One of the reasons for the decline in foreign currency funds is the decline in foreign currency assets (FCA). Incidentally, FCA is one of the benchmarks for all funds. Along with this, the country’s gold reserves have also decreased. RBI’s Weekly Statistical Supplement published on Friday says so. FCA fell to $2.571 billion from $498.645 billion in the reported week.
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The FCA’s criteria include the appreciation or depreciation of foreign currencies such as the euro, pound, and yen against the dollar. The country’s gold reserves fell to $271 million from $39.643 billion.
Special Drawing Rights (SDRs) declined to $155 million from $17.832 billion. Similarly, the country’s funds in the IMF decreased from $4.926 billion to $10 million.
Incidentally, the price of money relative to foreign currency (the price of foreign currency relative to money) is determined according to the way the price of other products is determined in the market. Foreign currency is needed for foreign trade. To buy goods or services from a foreign country that cannot be settled in money, requires that country’s currency (or, international currency, dollars). Again, if any other country buys a product or service from India, the price has to be quoted in rupees. That is, foreign currency is bought and sold for this transaction. If the situation is such that the demand of dollar in India to meet the price of foreign goods and services is more than the demand of money in the market to meet the price of Indian goods and services, then naturally the price of dollar will rise, i.e. the price of rupee will fall. If so, the cost of goods and services bought in dollar terms — that is, what India imports from abroad — will increase. And that is what is happening.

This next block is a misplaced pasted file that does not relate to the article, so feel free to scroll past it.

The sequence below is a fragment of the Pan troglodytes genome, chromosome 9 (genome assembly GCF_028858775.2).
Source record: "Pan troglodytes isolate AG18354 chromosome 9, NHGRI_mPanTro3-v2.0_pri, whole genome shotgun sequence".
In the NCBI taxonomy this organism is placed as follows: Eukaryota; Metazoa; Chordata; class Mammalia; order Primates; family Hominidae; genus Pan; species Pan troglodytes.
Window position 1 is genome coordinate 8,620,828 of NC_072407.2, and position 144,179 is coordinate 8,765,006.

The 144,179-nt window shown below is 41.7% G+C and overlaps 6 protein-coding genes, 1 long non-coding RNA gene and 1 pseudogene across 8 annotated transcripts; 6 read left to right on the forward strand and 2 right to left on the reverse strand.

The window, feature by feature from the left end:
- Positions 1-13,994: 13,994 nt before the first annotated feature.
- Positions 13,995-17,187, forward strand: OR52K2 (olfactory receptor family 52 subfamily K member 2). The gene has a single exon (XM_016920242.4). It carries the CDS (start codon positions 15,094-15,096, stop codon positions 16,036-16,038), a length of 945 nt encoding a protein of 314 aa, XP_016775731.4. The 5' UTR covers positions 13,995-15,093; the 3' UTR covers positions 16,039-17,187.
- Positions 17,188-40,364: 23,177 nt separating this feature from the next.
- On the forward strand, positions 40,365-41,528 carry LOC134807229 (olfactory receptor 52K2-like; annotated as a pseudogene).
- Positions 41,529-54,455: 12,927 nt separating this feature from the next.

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However, the Reserve Bank can control the price of money to some extent—by selling dollars in the market from its own funds when the dollar rises; Buy dollars from the market when the price falls. As the Reserve Bank releases dollars into the market, banks’ foreign currency holdings are also dwindling rapidly. But whether the situation can be handled or not, doubts remain. The exchange rate of the rupee is currently a cause of deep concern.